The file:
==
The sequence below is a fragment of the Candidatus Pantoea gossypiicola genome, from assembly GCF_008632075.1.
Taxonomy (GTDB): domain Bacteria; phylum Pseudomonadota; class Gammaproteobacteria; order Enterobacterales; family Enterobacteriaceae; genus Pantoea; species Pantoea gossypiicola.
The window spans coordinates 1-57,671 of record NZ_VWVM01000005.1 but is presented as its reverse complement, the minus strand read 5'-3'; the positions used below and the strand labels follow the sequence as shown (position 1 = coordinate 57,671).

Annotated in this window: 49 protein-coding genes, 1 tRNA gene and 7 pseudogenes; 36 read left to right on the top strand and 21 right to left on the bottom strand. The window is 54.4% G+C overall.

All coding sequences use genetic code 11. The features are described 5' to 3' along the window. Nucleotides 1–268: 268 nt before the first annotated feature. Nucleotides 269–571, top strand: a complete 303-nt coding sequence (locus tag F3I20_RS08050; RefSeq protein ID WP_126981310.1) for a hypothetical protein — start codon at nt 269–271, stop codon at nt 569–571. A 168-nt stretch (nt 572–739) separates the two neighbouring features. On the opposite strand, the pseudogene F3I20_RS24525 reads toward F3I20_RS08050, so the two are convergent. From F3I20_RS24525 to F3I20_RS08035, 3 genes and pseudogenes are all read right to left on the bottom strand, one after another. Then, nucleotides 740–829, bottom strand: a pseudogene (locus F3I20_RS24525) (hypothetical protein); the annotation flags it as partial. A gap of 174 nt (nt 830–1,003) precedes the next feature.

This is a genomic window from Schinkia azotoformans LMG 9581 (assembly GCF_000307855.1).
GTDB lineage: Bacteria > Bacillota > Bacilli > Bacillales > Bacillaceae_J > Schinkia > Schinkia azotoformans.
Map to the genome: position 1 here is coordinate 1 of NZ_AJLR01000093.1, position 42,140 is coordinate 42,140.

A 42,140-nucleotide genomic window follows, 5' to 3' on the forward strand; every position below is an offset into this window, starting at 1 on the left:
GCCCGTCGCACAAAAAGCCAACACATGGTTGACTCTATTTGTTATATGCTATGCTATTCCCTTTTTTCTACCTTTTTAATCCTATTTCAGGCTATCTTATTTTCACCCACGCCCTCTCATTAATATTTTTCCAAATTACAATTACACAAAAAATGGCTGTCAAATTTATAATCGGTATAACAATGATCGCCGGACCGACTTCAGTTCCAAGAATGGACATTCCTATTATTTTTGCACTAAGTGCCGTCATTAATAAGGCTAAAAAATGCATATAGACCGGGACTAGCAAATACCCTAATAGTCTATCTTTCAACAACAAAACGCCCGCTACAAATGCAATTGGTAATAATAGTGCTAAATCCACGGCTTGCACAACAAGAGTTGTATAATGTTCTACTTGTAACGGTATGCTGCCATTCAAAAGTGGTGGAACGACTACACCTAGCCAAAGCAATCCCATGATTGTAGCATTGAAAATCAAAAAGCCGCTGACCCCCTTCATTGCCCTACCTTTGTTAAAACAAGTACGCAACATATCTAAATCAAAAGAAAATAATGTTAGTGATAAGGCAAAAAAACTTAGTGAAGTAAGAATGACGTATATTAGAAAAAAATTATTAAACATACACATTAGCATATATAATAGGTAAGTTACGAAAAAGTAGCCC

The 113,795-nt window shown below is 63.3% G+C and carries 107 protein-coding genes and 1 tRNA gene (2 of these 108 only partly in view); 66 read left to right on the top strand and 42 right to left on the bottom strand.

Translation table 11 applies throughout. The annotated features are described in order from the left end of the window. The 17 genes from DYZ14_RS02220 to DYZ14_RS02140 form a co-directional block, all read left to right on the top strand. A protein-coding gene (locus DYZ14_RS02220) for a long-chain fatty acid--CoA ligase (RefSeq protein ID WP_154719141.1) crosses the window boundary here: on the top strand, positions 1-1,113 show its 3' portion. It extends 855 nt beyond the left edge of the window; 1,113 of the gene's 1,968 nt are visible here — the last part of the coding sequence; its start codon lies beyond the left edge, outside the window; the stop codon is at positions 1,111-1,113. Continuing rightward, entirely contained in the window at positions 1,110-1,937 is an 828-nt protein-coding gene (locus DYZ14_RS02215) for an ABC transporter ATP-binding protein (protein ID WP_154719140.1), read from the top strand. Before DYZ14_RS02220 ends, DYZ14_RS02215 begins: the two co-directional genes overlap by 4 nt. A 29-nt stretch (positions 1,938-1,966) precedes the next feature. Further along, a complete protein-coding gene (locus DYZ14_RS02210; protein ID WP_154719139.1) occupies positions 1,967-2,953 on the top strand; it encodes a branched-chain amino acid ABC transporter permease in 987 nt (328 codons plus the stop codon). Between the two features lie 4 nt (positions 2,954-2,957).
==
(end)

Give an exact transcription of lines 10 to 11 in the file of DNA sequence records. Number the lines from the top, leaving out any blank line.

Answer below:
GCCCGTCGCACAAAAAGCCAACACATGGTTGACTCTATTTGTTATATGCTATGCTATTCCCTTTTTTCTACCTTTTTAATCCTATTTCAGGCTATCTTATTTTCACCCACGCCCTCTCATTAATATTTTTCCAAATTACAATTACACAAAAAATGGCTGTCAAATTTATAATCGGTATAACAATGATCGCCGGACCGACTTCAGTTCCAAGAATGGACATTCCTATTATTTTTGCACTAAGTGCCGTCATTAATAAGGCTAAAAAATGCATATAGACCGGGACTAGCAAATACCCTAATAGTCTATCTTTCAACAACAAAACGCCCGCTACAAATGCAATTGGTAATAATAGTGCTAAATCCACGGCTTGCACAACAAGAGTTGTATAATGTTCTACTTGTAACGGTATGCTGCCATTCAAAAGTGGTGGAACGACTACACCTAGCCAAAGCAATCCCATGATTGTAGCATTGAAAATCAAAAAGCCGCTGACCCCCTTCATTGCCCTACCTTTGTTAAAACAAGTACGCAACATATCTAAATCAAAAGAAAATAATGTTAGTGATAAGGCAAAAAAACTTAGTGAAGTAAGAATGACGTATATTAGAAAAAAATTATTAAACATACACATTAGCATATATAATAGGTAAGTTACGAAAAAGTAGCCC

The 113,795-nt window shown below is 63.3% G+C and carries 107 protein-coding genes and 1 tRNA gene (2 of these 108 only partly in view); 66 read left to right on the top strand and 42 right to left on the bottom strand.